IRH, with support from the USAID-funded Passages project and members from the Bill & Melinda Gates Foundation-funded Learning Collaborative to Advance Normative Change, developed the SNET, a participatory guide and set of tools to translate theory into practical guidance to inform a social norms exploration.
Our training materials can be used to introduce a broad range of audiences and backgrounds to important concepts related to gender and health. Each training course focuses on one of five themes that complement the CORE Gender 101 agenda: Gender Integration, HIV + Sexuality, Safe Motherhood, Gender-Based Violence, and Constructive Male Engagement. The courses are designed to meet the geographic and technical needs of cooperating agencies, USAID Missions, and specific projects. Materials range from basics such as using a shared gender vocabulary and programmatic guidance, to user guides on how to conduct a gender analysis, to exercises for gender trainings. The trainings are geared to be used by anyone and with any audience, even those learning about gender for the first time!
Our popular Gender Integration Continuum framework is an important tool to assess how programs do (or do not) address gender and move them toward more gender-transformative actions. An updated User’s Guide for facilitating training on use of the continuum is available, along with other materials.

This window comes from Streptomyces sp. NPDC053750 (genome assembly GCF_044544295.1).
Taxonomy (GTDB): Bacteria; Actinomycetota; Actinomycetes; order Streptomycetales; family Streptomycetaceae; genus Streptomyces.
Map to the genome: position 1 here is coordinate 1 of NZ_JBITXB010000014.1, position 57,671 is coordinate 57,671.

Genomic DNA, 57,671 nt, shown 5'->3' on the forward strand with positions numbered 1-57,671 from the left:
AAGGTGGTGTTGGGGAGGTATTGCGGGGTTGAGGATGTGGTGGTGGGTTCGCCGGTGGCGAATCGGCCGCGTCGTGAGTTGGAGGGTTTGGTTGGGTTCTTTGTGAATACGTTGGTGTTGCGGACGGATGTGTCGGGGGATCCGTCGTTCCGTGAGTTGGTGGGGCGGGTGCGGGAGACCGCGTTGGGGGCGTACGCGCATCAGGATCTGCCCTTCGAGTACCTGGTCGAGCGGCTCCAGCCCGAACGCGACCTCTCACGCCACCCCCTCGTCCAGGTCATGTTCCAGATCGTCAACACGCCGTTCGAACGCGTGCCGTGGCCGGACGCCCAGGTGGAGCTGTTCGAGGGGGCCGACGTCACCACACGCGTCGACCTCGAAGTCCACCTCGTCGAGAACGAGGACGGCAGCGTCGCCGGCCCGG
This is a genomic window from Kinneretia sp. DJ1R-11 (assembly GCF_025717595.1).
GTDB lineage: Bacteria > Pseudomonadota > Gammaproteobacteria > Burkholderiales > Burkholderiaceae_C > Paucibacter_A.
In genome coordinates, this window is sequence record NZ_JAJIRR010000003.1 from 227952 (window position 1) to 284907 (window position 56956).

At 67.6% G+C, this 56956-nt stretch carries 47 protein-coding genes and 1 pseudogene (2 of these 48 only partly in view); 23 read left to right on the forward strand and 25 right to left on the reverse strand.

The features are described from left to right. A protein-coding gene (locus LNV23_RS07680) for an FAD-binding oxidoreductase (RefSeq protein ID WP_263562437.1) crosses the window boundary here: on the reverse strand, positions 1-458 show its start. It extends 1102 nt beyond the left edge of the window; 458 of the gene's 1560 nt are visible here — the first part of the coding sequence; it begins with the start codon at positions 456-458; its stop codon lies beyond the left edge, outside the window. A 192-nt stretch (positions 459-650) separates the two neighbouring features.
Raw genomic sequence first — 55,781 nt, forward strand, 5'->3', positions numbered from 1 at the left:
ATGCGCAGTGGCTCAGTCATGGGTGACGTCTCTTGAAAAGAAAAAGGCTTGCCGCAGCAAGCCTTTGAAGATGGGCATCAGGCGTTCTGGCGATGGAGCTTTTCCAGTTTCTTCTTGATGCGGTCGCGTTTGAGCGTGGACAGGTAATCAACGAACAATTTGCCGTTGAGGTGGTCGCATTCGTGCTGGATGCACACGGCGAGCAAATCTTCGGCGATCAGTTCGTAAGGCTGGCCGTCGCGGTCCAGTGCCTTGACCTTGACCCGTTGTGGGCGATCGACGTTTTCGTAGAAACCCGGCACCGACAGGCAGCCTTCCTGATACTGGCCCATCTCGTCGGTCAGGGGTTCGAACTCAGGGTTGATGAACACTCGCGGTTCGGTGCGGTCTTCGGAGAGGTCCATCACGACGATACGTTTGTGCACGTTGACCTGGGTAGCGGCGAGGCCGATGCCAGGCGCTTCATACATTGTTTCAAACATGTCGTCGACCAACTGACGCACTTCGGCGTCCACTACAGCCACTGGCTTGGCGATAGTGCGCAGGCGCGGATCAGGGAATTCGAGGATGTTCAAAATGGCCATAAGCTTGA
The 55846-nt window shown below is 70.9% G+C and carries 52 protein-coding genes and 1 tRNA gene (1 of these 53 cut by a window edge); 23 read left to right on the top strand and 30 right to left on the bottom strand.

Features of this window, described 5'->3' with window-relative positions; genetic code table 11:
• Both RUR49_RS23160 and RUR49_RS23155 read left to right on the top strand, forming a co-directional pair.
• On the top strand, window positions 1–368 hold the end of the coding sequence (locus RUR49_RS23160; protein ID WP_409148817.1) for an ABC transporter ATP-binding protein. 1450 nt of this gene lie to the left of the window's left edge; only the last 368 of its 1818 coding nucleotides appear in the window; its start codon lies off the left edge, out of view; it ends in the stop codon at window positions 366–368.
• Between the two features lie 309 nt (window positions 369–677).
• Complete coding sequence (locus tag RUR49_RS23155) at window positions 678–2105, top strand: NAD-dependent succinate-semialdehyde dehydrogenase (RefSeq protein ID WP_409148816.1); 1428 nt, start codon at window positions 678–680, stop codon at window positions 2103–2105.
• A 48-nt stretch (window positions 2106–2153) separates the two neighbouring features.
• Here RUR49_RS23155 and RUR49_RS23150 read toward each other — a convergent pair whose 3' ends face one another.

This paper explores health care providers' biases regarding contraceptive use by adolescent and young adult women, drawing on a study of private health-sector health care facilities in South West Nigeria and how provider bias impacts quality of care and method choice.
A new study conducted by UN Women examines the feasibility of leveraging big data sources, such as Facebook, Twitter, and radio data, to improve the evaluation of gender equality and women's empowerment initiatives.
“Gender Handbook for Humanitarian Action”, a practical tool that provides guidance to front-line humanitarian workers on how to integrate gender equality and the empowerment of women and girls throughout the humanitarian action cycle, launched on April 17th.
In this brief, researchers examine progress in achieving gender equality in education on multiple fronts, such as increasing grade attainment, closing gender gaps in attainment, and increasing literacy levels.
This publication distills results from relevant literature and empirical research to describe how various types of gender biases and discrimination are embedded in global health organizations and why women are unrepresented in leadership positions.